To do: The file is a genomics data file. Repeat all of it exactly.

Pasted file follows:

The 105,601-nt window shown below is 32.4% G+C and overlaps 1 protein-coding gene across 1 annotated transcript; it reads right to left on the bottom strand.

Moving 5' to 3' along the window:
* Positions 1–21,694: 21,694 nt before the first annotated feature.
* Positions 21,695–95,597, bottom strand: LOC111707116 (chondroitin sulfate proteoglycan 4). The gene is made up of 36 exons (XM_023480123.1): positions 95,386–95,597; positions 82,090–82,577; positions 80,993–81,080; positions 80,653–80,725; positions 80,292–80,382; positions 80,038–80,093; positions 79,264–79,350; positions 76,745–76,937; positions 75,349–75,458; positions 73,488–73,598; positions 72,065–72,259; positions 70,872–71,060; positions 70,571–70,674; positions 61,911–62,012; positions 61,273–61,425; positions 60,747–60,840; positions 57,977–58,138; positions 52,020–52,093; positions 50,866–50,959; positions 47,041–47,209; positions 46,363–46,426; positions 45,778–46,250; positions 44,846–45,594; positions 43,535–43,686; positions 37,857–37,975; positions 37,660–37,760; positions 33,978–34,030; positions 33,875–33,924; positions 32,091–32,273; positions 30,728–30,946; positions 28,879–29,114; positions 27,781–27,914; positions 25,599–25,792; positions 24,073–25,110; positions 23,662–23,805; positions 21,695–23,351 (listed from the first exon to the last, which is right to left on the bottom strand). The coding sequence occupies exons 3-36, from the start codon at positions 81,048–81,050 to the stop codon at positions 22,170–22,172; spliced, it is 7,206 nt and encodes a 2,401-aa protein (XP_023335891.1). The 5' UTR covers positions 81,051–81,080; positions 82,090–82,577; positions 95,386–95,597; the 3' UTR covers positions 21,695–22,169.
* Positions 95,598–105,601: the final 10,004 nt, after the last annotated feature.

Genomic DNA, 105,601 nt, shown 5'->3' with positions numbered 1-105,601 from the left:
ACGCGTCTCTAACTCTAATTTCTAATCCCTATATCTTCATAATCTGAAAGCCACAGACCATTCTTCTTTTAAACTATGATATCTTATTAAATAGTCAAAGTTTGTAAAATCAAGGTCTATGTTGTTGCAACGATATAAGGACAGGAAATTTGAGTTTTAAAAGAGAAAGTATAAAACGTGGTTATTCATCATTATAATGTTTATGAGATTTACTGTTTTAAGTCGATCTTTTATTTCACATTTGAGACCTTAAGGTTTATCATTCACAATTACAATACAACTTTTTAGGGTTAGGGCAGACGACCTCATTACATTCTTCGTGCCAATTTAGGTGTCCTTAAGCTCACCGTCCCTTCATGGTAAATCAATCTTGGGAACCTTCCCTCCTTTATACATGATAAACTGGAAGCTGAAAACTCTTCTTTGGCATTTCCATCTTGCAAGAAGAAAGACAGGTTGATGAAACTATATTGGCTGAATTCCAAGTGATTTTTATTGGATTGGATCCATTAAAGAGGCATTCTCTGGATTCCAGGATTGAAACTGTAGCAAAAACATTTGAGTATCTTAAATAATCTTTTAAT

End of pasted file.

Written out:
The 105,601-nt window shown below is 32.4% G+C and overlaps 1 protein-coding gene across 1 annotated transcript; it reads right to left on the bottom strand.

Moving 5' to 3' along the window:
* Positions 1–21,694: 21,694 nt before the first annotated feature.
* Positions 21,695–95,597, bottom strand: LOC111707116 (chondroitin sulfate proteoglycan 4). The gene is made up of 36 exons (XM_023480123.1): positions 95,386–95,597; positions 82,090–82,577; positions 80,993–81,080; positions 80,653–80,725; positions 80,292–80,382; positions 80,038–80,093; positions 79,264–79,350; positions 76,745–76,937; positions 75,349–75,458; positions 73,488–73,598; positions 72,065–72,259; positions 70,872–71,060; positions 70,571–70,674; positions 61,911–62,012; positions 61,273–61,425; positions 60,747–60,840; positions 57,977–58,138; positions 52,020–52,093; positions 50,866–50,959; positions 47,041–47,209; positions 46,363–46,426; positions 45,778–46,250; positions 44,846–45,594; positions 43,535–43,686; positions 37,857–37,975; positions 37,660–37,760; positions 33,978–34,030; positions 33,875–33,924; positions 32,091–32,273; positions 30,728–30,946; positions 28,879–29,114; positions 27,781–27,914; positions 25,599–25,792; positions 24,073–25,110; positions 23,662–23,805; positions 21,695–23,351 (listed from the first exon to the last, which is right to left on the bottom strand). The coding sequence occupies exons 3-36, from the start codon at positions 81,048–81,050 to the stop codon at positions 22,170–22,172; spliced, it is 7,206 nt and encodes a 2,401-aa protein (XP_023335891.1). The 5' UTR covers positions 81,051–81,080; positions 82,090–82,577; positions 95,386–95,597; the 3' UTR covers positions 21,695–22,169.
* Positions 95,598–105,601: the final 10,004 nt, after the last annotated feature.

Genomic DNA, 105,601 nt, shown 5'->3' with positions numbered 1-105,601 from the left:
ACGCGTCTCTAACTCTAATTTCTAATCCCTATATCTTCATAATCTGAAAGCCACAGACCATTCTTCTTTTAAACTATGATATCTTATTAAATAGTCAAAGTTTGTAAAATCAAGGTCTATGTTGTTGCAACGATATAAGGACAGGAAATTTGAGTTTTAAAAGAGAAAGTATAAAACGTGGTTATTCATCATTATAATGTTTATGAGATTTACTGTTTTAAGTCGATCTTTTATTTCACATTTGAGACCTTAAGGTTTATCATTCACAATTACAATACAACTTTTTAGGGTTAGGGCAGACGACCTCATTACATTCTTCGTGCCAATTTAGGTGTCCTTAAGCTCACCGTCCCTTCATGGTAAATCAATCTTGGGAACCTTCCCTCCTTTATACATGATAAACTGGAAGCTGAAAACTCTTCTTTGGCATTTCCATCTTGCAAGAAGAAAGACAGGTTGATGAAACTATATTGGCTGAATTCCAAGTGATTTTTATTGGATTGGATCCATTAAAGAGGCATTCTCTGGATTCCAGGATTGAAACTGTAGCAAAAACATTTGAGTATCTTAAATAATCTTTTAAT